Madrid were set to sign Kepa for £18m and, just seven months later, he arrives at Chelsea with his value having increased by 300 per cent.
However, Kepa is a terrific modern goalkeeper, one who offers impressive physical and mental attributes. His relatively tender age may mean a period of adjustment is forthcoming but luckily Sarri has Willy Caballero and Rob Green, two goalkeepers of immense experience, to call upon while Kepa gets acclimatised to life in England.
Once he settles in, though, expect plenty of comparisons to David De Gea. Kepa’s stats for the 2017/18 season certainly reflect his abilities. He saved two out of the three penalties he faced and averaged 14.2 launched balls per 90, placing him third in that category.
That second statistic is a telling one. Kepa has forged a reputation as one of Spanish football’s most astute distributors, with an accuracy of 67 per cent from an average length of 43 metres.
Crucially for a modern goalkeeper, Kepa is adept with the ball at his feet, like Manchester City’s Ederson for example. Sarri monitored the youngster’s progress while he was in charge of Napoli as a potential replacement for Pepe Reina.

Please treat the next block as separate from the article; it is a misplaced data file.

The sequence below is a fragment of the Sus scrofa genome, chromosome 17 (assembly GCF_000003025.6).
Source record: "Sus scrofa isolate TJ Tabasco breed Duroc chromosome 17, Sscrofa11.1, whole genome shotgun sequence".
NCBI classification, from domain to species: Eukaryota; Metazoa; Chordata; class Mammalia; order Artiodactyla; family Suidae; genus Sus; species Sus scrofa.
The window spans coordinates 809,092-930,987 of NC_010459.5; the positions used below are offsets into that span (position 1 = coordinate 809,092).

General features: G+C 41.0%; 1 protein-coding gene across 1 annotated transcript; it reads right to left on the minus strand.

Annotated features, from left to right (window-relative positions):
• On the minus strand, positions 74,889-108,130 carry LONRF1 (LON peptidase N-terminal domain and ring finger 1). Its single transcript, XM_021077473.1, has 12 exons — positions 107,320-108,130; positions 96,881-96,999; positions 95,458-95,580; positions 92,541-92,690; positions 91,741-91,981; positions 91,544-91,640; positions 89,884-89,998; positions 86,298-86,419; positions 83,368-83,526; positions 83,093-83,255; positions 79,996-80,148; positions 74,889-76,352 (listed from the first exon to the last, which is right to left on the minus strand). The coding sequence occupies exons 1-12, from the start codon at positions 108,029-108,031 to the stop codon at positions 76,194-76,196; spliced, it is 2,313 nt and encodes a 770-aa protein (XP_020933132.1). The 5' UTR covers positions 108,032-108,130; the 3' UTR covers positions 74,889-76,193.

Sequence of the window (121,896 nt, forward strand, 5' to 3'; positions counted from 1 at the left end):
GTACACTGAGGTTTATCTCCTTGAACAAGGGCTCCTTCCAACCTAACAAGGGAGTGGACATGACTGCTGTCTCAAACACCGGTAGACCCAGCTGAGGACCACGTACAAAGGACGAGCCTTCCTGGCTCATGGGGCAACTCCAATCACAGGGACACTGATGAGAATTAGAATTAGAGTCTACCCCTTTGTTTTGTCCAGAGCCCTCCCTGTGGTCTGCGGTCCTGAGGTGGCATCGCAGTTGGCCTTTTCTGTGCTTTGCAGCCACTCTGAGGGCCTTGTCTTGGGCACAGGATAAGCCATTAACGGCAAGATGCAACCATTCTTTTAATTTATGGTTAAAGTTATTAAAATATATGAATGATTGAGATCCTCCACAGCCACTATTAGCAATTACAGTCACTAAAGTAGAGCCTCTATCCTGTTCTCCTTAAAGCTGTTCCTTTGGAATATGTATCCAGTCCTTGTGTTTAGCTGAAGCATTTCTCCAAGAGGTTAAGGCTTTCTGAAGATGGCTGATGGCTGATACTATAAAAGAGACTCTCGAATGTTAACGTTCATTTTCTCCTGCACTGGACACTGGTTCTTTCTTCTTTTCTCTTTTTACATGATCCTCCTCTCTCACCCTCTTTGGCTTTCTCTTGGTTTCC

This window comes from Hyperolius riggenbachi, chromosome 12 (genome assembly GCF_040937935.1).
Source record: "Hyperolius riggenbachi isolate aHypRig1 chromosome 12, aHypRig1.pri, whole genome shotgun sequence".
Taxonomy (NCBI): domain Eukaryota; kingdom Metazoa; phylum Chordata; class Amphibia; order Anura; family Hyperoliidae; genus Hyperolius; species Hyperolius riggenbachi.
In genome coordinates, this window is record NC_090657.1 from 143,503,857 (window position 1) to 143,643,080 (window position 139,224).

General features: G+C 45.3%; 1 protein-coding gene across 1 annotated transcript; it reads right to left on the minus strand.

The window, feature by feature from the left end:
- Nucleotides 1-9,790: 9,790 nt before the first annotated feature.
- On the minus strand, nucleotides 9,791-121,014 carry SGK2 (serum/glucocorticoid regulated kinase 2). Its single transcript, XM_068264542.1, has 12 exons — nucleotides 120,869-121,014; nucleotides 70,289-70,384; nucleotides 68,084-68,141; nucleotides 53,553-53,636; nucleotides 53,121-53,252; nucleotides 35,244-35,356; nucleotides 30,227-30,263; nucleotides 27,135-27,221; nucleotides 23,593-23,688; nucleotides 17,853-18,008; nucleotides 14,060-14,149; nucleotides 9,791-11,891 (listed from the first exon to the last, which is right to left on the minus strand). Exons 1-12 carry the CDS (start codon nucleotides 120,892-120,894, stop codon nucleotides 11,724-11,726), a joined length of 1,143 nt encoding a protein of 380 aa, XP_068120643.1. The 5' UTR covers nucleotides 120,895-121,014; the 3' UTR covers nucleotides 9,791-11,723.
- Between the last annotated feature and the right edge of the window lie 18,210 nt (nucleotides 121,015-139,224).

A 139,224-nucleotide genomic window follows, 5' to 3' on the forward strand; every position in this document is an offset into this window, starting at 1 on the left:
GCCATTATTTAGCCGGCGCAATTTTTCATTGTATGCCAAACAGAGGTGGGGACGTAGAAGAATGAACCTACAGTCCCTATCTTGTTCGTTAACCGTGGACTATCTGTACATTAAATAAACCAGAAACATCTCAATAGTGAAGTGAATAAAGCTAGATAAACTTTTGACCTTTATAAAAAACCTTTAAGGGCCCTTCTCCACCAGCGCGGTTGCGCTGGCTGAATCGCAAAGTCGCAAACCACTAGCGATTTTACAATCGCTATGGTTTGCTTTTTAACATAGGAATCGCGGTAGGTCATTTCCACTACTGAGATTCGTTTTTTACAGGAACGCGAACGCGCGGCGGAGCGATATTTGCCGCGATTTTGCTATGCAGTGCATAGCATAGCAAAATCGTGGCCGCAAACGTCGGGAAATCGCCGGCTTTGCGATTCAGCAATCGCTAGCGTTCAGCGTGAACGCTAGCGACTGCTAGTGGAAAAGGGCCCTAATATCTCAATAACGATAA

In fact, according to reports in the Spanish press, the former Liverpool stopper encouraged Sarri to sign Kepa and played a part in the goalkeeper’s decision to move.
What Chelsea are getting is the complete package; a young goalkeeper whose maturity and composure belies his age and a fine shot-stopper with sharp distribution skills. He is expensive, for sure, but not unlike De Gea, in time he will grow to become one of the Premier League’s most reliable goalkeepers.
If Chelsea fans find it difficult to get excited over a goalkeeper, Kovačić’s mooted arrival should do the trick.
The Croatian, whose desire to leave Real Madrid in search of regular starting football is well-established, is expected to arrive at Chelsea on loan as part of the deal that will see Courtois sign for the Champions League winners.
It’s an excellent piece of business. Although Kovačić has not managed to fully cement his place in the starting line-up at the Bernabéu, he remains a supremely talented midfielder. It appears that Sarri is a fan of the 24-year-old and, over time, the coach’s teaching may well bring out the best in the former Inter Milan man.